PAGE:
by Timothy Oleson Monday, August 6, 2012
This has been a year of scientific milestones. In just the last few months, we have witnessed the first successful launch of a privately built spacecraft — SpaceX’s Dragon capsule — which docked with the International Space Station in May, as well as the announcement in July that the Higgs Boson, the lynchpin particle in the Standard Model of physics, had at last been confidently detected. And by now, you have surely heard that Curiosity — the latest model in NASA’s lineage of robotic Mars-exploring rovers — has successfully landed on the red planet. In case you hadn’t, here is your official notice:
CURIOSITY HAS LANDED ON MARS!
Confirmation of the rover’s safe descent brought sheer delight — along with a heavy dose of relief — to all those science enthusiasts who have followed its development (including here at EARTH), but most especially to the many scientists, engineers and administrators who have had a hand in its creation. You need not look very hard to find exultations from NASA officials and Curiosity team members expressing the momentous nature of the accomplishment.
With each mission to Mars, and particularly when it comes to the rovers, the imagination and ingenuity that goes into designing landing mechanisms seems multiplied. Whereas its predecessors, including Sojourner in 1997 and Spirit and Opportunity in 2004, bounced and rolled their way to safety courtesy of a protective shell of inflated airbags, Curiosity was lowered by an elaborate sky crane that used retrorockets to hover less than 10 meters above the ground. But this was the just the final step in an intricate, fully pre-programmed sequence (video).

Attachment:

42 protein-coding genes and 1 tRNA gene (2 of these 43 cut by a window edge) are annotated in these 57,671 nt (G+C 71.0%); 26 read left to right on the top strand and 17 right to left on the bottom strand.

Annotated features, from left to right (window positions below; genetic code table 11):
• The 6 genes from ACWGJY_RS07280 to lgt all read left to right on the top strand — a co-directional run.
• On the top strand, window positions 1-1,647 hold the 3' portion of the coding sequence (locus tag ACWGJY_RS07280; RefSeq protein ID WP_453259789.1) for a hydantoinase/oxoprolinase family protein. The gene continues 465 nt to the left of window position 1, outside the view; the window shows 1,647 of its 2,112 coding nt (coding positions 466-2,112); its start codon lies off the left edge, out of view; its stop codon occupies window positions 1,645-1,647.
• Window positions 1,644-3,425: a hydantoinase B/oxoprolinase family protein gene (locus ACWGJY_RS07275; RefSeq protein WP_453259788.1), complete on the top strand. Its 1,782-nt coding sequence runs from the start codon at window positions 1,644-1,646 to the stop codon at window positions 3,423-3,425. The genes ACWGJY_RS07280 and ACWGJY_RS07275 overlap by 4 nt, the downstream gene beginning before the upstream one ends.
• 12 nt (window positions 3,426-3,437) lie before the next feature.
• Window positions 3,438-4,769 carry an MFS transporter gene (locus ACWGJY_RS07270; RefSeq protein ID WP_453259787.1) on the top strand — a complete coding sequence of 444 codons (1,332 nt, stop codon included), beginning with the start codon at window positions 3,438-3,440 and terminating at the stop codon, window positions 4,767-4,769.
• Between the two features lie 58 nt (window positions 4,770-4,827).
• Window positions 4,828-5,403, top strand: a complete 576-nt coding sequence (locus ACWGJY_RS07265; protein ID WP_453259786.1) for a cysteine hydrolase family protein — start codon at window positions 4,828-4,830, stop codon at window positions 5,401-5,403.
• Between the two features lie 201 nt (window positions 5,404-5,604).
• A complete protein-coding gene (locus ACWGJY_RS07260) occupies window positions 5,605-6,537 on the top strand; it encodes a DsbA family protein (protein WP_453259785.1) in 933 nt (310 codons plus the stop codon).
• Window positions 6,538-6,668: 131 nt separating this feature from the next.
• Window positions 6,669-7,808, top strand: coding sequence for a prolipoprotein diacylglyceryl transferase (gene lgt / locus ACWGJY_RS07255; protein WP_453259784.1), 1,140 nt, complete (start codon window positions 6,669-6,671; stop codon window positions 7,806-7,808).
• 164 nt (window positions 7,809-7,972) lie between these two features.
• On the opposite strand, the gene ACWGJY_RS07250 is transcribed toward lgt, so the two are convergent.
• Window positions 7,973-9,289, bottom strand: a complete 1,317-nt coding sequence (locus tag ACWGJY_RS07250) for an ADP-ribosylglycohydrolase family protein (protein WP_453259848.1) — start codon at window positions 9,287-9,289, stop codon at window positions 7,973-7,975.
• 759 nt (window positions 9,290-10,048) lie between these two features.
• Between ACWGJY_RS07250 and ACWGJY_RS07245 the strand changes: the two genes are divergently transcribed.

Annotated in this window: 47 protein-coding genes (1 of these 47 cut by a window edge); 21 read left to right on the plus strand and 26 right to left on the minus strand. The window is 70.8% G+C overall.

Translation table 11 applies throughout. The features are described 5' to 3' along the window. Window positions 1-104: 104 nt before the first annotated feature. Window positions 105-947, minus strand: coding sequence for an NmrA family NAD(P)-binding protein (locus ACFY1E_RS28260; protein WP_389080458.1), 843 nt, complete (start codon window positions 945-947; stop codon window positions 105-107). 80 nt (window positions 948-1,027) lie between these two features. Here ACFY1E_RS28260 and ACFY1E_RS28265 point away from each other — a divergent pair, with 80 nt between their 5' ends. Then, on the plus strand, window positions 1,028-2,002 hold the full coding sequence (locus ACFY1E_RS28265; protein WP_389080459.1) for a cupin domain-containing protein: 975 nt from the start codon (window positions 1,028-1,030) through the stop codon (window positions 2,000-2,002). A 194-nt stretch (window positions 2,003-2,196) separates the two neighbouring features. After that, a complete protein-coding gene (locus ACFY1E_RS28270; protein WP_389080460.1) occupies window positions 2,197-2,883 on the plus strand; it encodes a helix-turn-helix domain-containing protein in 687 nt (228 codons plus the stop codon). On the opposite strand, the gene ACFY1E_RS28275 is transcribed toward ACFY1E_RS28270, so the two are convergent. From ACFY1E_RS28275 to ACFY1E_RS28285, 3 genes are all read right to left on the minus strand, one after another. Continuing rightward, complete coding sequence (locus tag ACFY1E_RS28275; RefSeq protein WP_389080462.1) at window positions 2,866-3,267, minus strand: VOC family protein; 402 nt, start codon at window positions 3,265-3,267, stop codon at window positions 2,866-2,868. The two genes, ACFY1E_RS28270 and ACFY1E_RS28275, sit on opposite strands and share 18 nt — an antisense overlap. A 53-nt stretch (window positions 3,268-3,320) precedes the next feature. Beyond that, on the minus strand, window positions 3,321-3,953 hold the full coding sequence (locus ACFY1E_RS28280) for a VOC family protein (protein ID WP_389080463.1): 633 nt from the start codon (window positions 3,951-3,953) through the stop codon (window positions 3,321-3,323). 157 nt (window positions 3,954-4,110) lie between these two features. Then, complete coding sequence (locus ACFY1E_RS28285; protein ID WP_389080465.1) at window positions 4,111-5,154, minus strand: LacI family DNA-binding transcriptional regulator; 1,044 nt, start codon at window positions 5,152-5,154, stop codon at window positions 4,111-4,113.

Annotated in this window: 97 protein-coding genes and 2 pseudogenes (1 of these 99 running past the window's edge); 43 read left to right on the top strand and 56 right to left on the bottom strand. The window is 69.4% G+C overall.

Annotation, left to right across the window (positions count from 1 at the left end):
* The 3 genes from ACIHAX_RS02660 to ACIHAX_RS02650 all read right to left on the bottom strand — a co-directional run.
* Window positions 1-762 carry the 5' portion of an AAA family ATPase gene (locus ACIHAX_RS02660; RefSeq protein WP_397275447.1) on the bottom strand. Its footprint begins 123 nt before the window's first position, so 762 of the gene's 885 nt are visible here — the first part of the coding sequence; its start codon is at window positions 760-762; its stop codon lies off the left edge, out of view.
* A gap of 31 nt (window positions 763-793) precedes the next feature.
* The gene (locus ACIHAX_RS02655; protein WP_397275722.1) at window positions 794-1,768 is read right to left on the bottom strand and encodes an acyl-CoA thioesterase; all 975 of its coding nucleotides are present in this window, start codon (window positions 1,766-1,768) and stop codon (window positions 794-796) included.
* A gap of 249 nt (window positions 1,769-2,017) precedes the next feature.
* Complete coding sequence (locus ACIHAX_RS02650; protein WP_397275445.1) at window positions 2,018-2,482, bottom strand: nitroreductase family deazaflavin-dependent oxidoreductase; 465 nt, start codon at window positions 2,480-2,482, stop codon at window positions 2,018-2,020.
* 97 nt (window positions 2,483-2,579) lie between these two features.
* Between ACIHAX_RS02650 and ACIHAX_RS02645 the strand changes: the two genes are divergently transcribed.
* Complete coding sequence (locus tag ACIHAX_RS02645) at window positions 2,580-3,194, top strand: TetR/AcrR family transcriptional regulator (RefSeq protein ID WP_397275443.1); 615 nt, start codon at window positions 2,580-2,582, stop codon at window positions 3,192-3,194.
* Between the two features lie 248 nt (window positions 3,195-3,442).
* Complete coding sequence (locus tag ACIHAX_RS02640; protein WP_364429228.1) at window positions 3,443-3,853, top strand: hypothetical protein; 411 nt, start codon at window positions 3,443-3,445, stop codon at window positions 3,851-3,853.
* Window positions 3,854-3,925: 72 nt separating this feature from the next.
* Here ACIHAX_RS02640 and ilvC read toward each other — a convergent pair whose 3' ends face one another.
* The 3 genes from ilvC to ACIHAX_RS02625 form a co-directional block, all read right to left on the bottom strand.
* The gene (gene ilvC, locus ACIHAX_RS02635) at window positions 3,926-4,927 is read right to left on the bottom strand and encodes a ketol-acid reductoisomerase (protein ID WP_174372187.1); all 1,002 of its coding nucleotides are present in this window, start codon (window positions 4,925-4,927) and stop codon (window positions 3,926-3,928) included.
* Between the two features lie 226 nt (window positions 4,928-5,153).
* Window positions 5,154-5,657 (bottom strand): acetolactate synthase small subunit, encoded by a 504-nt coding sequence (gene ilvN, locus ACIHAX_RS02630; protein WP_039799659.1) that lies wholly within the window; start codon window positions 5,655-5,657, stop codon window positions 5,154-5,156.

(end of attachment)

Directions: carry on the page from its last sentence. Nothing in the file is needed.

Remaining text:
After hurtling through space at more than 20,000 kilometers per hour, the spacecraft initially slowed due to the friction of Mars' atmosphere. Still traveling at about 3,000 kilometers per hour, a parachute — capable of withstanding extraordinary drag — deployed 12 kilometers above Mars' surface to continue slowing the capsule. About eight kilometers above the surface, the capsule’s heat shield was shed and an internal radar navigation system, which detected altitude and velocity, took over automated control of the descent. Eighty seconds later and with less than two kilometers to go, the sky crane, holding Curiosity in its grasp, jettisoned its parachute and fired retrorockets to slow itself from 280 kilometers per hour to a near standstill just meters above the surface. Finally, after lowering Curiosity via cables, the crane fired its rockets and was safely ejected away from the landing site.
Despite its complexity, the innovative sequence was considered “the least crazy option" for landing Curiosity on Mars by its designers. The bouncing beach ball technique that was used for Sojourner, about the size of radio-controlled truck, and the go-kart-sized twins, Spirit and Opportunity, was out of the question because of Curiosity’s relatively large size: At about 900 kilograms (at least on Earth), car-sized Curiosity is five times heavier than Spirit and Opportunity.
Curiosity’s intact delivery to the Martian surface is awe-inspiring to be sure. But with the spectacular landing behind us, perhaps what we should be more excited about is what we have to look forward to from our newest interplanetary colonist. As its technical name, the Mars Science Laboratory (MSL), implies, Curiosity’s real purpose is not simply to prove that we can send ever-larger rovers to Mars.